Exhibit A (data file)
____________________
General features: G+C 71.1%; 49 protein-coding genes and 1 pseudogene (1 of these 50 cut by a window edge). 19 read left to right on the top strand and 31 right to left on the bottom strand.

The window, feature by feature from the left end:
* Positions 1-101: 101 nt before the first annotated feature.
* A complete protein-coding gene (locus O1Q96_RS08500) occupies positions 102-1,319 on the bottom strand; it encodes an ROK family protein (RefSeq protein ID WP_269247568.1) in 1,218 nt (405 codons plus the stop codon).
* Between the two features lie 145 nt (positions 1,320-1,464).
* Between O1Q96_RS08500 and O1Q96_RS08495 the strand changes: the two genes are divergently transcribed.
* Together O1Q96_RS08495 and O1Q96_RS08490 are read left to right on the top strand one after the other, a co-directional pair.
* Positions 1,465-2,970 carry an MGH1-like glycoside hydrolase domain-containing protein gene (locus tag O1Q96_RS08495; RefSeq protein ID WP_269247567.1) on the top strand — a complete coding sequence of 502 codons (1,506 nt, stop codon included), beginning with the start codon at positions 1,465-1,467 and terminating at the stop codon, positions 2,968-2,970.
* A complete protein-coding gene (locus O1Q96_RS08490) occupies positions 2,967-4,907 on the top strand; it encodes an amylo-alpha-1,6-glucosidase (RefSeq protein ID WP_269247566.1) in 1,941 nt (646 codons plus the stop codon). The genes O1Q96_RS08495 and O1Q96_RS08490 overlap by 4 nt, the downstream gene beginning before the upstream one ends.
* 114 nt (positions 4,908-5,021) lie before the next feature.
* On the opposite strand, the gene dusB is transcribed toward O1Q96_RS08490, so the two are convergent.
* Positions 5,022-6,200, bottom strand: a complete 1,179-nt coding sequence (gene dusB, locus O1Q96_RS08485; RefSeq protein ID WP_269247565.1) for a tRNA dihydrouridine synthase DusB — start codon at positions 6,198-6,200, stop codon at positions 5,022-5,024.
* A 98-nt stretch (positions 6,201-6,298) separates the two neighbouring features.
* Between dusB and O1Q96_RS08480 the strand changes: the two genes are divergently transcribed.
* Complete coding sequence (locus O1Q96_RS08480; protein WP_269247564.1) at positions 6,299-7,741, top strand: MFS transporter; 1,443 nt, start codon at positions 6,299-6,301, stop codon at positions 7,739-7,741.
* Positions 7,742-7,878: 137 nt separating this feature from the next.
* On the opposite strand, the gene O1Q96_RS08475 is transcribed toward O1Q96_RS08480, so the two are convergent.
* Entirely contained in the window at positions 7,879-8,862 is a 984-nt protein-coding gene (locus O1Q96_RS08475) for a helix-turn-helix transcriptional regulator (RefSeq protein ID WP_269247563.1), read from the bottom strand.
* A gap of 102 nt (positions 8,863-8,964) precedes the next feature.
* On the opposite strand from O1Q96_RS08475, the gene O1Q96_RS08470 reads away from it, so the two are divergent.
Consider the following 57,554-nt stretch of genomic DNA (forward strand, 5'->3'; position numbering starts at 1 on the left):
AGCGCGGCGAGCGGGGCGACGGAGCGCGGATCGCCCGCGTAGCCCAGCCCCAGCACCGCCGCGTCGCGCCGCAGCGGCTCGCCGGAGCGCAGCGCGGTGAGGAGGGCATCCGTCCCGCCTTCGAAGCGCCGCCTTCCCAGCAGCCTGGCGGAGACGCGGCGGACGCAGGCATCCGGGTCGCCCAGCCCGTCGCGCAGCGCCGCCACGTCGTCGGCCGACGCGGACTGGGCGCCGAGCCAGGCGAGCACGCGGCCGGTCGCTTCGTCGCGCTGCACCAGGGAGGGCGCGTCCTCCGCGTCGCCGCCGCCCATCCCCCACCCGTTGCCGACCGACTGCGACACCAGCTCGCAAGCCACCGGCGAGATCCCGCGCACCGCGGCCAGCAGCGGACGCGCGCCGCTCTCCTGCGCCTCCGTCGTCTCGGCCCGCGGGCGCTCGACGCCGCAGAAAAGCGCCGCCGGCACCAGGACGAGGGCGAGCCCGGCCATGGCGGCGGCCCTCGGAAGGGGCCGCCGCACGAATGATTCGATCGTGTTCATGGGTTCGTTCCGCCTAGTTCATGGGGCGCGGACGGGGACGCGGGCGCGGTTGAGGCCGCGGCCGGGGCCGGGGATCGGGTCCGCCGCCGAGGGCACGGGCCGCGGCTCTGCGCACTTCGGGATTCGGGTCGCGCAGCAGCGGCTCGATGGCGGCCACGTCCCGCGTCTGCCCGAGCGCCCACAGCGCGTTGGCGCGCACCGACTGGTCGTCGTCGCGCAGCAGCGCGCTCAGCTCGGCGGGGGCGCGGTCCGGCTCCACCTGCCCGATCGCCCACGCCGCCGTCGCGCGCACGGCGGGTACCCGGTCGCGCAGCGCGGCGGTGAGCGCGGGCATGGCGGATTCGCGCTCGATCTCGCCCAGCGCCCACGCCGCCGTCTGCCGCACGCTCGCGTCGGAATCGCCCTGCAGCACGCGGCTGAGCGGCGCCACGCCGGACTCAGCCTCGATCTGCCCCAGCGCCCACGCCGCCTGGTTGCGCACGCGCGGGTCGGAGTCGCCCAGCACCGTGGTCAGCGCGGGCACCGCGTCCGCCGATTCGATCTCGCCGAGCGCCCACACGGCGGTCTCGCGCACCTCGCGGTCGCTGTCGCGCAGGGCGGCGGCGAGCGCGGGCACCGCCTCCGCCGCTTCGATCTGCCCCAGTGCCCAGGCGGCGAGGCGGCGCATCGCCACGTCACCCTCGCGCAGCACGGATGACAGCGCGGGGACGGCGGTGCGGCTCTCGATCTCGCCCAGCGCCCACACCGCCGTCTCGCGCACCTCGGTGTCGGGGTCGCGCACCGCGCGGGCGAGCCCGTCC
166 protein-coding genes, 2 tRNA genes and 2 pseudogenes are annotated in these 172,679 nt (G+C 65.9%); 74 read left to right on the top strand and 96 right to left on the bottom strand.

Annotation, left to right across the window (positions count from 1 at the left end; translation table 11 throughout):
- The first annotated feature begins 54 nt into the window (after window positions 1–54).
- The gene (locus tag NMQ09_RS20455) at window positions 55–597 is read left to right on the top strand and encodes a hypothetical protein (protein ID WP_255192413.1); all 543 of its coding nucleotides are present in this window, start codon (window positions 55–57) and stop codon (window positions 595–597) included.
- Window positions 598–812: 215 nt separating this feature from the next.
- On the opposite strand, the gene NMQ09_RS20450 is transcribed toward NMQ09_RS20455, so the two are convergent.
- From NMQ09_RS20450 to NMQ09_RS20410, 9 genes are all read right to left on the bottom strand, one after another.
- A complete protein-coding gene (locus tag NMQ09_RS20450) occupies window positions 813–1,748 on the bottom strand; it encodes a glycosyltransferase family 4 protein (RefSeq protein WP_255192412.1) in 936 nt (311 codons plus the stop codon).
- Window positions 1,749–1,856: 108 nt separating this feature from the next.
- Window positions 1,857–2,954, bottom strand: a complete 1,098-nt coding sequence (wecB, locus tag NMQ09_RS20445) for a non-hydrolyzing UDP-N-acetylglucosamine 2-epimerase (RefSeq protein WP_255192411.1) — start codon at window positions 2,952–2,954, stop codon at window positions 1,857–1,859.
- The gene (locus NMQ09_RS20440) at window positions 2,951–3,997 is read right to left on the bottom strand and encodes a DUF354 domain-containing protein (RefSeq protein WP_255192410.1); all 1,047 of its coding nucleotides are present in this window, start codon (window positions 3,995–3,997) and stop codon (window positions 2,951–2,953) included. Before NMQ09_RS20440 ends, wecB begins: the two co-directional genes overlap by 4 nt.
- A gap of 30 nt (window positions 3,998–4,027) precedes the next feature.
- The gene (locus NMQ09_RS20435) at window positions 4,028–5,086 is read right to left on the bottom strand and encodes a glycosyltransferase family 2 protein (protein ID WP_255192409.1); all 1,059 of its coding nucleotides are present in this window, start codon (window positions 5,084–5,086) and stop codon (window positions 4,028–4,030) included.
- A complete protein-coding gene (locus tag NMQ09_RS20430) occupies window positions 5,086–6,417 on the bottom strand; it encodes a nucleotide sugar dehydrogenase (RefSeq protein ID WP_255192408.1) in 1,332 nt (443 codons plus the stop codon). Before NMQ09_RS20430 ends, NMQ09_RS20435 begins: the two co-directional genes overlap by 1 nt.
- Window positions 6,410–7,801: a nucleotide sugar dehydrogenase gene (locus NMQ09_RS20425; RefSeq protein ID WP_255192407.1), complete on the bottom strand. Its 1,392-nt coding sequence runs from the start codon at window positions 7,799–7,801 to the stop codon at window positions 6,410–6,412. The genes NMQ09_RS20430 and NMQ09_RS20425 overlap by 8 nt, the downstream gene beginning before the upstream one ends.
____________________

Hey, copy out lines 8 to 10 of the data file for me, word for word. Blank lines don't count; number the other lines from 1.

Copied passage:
* Positions 1,465-2,970 carry an MGH1-like glycoside hydrolase domain-containing protein gene (locus tag O1Q96_RS08495; RefSeq protein ID WP_269247567.1) on the top strand — a complete coding sequence of 502 codons (1,506 nt, stop codon included), beginning with the start codon at positions 1,465-1,467 and terminating at the stop codon, positions 2,968-2,970.
* A complete protein-coding gene (locus O1Q96_RS08490) occupies positions 2,967-4,907 on the top strand; it encodes an amylo-alpha-1,6-glucosidase (RefSeq protein ID WP_269247566.1) in 1,941 nt (646 codons plus the stop codon). The genes O1Q96_RS08495 and O1Q96_RS08490 overlap by 4 nt, the downstream gene beginning before the upstream one ends.
* 114 nt (positions 4,908-5,021) lie before the next feature.